As environmental, social, and governance (ESG) factors gain prominence in the world of investing, striking a balance between ESG risk management and driving meaningful impact becomes a complex challenge. In this article, we explore key strategies employed by investors to navigate the intricate landscape of ESG and impact investing.  

1. Tailoring the approach to the company's journey: 

Every company is at a different stage of its sustainability journey, so adopting a flexible strategy is key. Investors should adapt their approach based on a company's maturity level, ensuring progress is made at an appropriate pace without compromising long-term objectives. By tailoring efforts, investors set the foundation for sustainable growth and positive impact. 

2. Unravelling the ESG ratings paradox: 

ESG ratings often create misconceptions, especially when evaluating highly regulated industries like oil and gas. While these industries may score well on ESG ratings due to their robust risk management practices, it may not necessarily reflect their impact on society and the planet. On the other hand, innovative companies with transformative missions may not align perfectly with ESG frameworks. This highlights the need for comprehensive evaluation models that consider both risk management and impact to make informed investment decisions. 

3. The quest for an impact index: 

There is growing recognition of the value of ESG ratings as benchmarking tools, but there is also a need for an impact index that goes beyond risk evaluation. An impact index would provide a clearer picture of a company's sustainability performance by considering its inherent impact on the environment and society. Although challenging, the development of such an index holds the potential to enhance responsible investment decision-making in the future.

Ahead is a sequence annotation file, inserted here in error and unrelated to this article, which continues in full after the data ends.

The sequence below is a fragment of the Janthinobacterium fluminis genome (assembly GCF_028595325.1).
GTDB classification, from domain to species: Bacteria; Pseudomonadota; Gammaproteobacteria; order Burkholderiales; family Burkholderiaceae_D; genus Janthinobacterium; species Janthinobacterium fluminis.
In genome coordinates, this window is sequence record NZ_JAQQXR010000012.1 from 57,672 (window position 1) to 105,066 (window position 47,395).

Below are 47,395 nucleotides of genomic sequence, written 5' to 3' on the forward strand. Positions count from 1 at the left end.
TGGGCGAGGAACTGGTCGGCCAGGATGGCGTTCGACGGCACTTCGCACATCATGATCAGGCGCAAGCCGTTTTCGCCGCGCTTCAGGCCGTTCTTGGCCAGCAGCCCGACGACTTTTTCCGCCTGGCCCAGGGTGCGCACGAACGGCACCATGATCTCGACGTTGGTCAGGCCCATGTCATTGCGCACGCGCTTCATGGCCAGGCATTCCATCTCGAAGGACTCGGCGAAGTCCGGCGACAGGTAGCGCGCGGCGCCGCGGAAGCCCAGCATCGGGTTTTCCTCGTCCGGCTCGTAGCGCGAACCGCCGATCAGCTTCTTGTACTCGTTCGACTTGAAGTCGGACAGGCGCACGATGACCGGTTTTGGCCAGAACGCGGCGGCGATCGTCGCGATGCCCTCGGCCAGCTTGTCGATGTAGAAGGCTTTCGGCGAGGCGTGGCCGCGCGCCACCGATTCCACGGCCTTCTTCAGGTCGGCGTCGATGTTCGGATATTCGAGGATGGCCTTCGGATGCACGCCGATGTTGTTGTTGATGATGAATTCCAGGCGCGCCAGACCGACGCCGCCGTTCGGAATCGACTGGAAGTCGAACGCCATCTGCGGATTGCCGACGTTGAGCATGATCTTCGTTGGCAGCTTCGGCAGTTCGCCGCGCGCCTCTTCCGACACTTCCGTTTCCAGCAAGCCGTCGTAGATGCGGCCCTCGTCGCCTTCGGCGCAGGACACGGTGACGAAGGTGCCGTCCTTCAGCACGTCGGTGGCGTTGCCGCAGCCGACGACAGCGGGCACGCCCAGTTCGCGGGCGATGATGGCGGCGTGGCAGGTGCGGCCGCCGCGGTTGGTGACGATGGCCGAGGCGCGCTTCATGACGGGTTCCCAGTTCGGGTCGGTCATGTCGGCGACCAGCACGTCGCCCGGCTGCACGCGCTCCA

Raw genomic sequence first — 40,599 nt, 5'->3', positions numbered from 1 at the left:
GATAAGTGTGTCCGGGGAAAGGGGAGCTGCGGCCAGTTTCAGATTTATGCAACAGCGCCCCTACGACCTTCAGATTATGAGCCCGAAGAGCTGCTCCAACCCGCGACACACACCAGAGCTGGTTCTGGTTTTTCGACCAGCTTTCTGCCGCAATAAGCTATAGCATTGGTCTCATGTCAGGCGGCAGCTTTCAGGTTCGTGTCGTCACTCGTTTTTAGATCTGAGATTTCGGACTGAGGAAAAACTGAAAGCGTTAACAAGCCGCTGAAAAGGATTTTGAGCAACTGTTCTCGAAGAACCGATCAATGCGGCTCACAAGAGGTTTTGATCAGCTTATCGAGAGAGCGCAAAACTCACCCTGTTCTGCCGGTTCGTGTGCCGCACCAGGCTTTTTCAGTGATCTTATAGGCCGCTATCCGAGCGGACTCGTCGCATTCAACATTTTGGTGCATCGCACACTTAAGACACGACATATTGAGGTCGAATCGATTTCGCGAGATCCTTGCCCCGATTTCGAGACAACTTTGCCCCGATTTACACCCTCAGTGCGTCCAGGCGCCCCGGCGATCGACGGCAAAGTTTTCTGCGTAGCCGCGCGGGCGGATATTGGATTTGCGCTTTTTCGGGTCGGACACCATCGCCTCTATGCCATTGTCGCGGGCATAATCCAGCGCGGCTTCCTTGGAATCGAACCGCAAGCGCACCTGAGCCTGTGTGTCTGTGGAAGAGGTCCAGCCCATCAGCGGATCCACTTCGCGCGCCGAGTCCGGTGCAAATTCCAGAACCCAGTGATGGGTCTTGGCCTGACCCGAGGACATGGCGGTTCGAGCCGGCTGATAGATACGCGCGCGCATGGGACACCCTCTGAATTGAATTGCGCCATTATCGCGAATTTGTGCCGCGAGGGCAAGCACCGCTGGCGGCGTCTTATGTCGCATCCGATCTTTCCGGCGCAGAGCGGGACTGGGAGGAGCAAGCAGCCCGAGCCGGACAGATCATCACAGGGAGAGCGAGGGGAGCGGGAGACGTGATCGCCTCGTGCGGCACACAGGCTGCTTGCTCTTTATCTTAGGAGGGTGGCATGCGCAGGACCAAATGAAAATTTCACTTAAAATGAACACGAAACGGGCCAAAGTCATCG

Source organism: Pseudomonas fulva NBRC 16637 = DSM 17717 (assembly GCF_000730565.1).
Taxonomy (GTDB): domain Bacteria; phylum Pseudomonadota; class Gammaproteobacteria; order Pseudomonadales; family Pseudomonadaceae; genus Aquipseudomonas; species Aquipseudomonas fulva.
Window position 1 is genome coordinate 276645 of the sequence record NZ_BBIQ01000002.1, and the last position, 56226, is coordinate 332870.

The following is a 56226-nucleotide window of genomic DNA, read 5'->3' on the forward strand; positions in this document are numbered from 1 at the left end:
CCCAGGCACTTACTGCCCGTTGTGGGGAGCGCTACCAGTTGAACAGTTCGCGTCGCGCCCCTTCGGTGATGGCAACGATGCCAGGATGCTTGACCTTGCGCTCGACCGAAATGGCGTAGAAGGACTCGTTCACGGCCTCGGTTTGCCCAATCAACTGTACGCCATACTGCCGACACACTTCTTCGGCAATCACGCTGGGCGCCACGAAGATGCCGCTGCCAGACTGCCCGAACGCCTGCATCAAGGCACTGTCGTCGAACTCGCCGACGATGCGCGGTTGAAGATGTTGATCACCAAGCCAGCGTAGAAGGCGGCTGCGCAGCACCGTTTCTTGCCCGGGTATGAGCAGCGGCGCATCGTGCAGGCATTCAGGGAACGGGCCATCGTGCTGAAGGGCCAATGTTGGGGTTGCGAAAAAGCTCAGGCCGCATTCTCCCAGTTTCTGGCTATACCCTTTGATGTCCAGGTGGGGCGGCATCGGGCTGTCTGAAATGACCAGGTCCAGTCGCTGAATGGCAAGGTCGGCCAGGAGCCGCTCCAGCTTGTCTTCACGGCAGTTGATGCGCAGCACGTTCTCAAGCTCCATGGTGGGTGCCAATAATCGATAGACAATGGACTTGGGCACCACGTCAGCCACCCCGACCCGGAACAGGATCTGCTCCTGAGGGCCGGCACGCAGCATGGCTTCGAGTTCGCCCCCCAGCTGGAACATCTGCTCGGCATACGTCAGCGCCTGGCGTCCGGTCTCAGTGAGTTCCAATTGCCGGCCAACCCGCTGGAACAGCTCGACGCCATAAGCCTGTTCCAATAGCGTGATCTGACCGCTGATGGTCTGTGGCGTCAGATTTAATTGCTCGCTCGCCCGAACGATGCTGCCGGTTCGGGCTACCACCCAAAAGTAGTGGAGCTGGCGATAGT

4. Evaluating environmental impact: 

Assessing climate impact is a critical aspect of responsible investing. Organisations need a robust evaluation framework that considers both quantitative and qualitative factors. This evaluation should take into account the feasibility of achieving environmental objectives, potential barriers, and management commitment. By conducting thorough assessments, investors can guide their investment decisions and ensure ongoing tracking and verification of climate impact performance. 

5. The social side of climate investing: 

Addressing environmental impact is important, but responsible investors also  consider social factors. Investing in projects that foster energy access, create jobs, promote economic contributions, and ensure inclusion in the energy transition can have a profound societal impact. Aligning investment efforts with relevant Sustainable Development Goals (SDGs) allows investors to track key metrics and engage with portfolio companies to develop strategies that drive positive social outcomes alongside climate impact and financial returns. 


Navigating the intersection of ESG and impact investing requires a comprehensive and responsible investment strategy. By tailoring the approach, understanding the limitations of ESG ratings, exploring the potential for an impact index, evaluating environmental impact, considering social factors, and striking a balance between compliance and purpose-driven performance, responsible investors can make a lasting impact on both financial and sustainability fronts. As the investment landscape evolves, these insights can guide investors in driving positive change while generating commercial returns. 

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Guest Author

Phil Davis

Phil Davis

Director of ESG, Helios Investments LLP

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